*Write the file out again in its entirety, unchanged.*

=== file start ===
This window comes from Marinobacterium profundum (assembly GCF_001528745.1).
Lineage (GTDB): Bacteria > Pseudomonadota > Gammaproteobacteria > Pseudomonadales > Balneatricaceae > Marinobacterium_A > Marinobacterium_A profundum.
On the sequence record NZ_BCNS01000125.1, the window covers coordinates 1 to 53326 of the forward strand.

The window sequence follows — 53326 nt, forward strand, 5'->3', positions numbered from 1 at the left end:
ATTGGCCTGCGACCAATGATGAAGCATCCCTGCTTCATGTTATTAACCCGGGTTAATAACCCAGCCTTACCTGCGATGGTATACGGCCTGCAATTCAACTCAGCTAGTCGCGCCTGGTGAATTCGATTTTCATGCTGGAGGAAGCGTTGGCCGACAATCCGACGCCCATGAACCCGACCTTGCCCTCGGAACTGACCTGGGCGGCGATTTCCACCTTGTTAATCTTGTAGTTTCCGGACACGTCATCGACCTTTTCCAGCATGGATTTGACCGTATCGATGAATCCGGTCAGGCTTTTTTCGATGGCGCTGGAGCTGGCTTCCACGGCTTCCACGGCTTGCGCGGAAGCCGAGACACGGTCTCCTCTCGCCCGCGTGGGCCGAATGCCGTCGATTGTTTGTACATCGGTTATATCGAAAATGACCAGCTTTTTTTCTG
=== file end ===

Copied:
This window comes from Marinobacterium profundum (assembly GCF_001528745.1).
Lineage (GTDB): Bacteria > Pseudomonadota > Gammaproteobacteria > Pseudomonadales > Balneatricaceae > Marinobacterium_A > Marinobacterium_A profundum.
On the sequence record NZ_BCNS01000125.1, the window covers coordinates 1 to 53326 of the forward strand.

The window sequence follows — 53326 nt, forward strand, 5'->3', positions numbered from 1 at the left end:
ATTGGCCTGCGACCAATGATGAAGCATCCCTGCTTCATGTTATTAACCCGGGTTAATAACCCAGCCTTACCTGCGATGGTATACGGCCTGCAATTCAACTCAGCTAGTCGCGCCTGGTGAATTCGATTTTCATGCTGGAGGAAGCGTTGGCCGACAATCCGACGCCCATGAACCCGACCTTGCCCTCGGAACTGACCTGGGCGGCGATTTCCACCTTGTTAATCTTGTAGTTTCCGGACACGTCATCGACCTTTTCCAGCATGGATTTGACCGTATCGATGAATCCGGTCAGGCTTTTTTCGATGGCGCTGGAGCTGGCTTCCACGGCTTCCACGGCTTGCGCGGAAGCCGAGACACGGTCTCCTCTCGCCCGCGTGGGCCGAATGCCGTCGATTGTTTGTACATCGGTTATATCGAAAATGACCAGCTTTTTTTCTG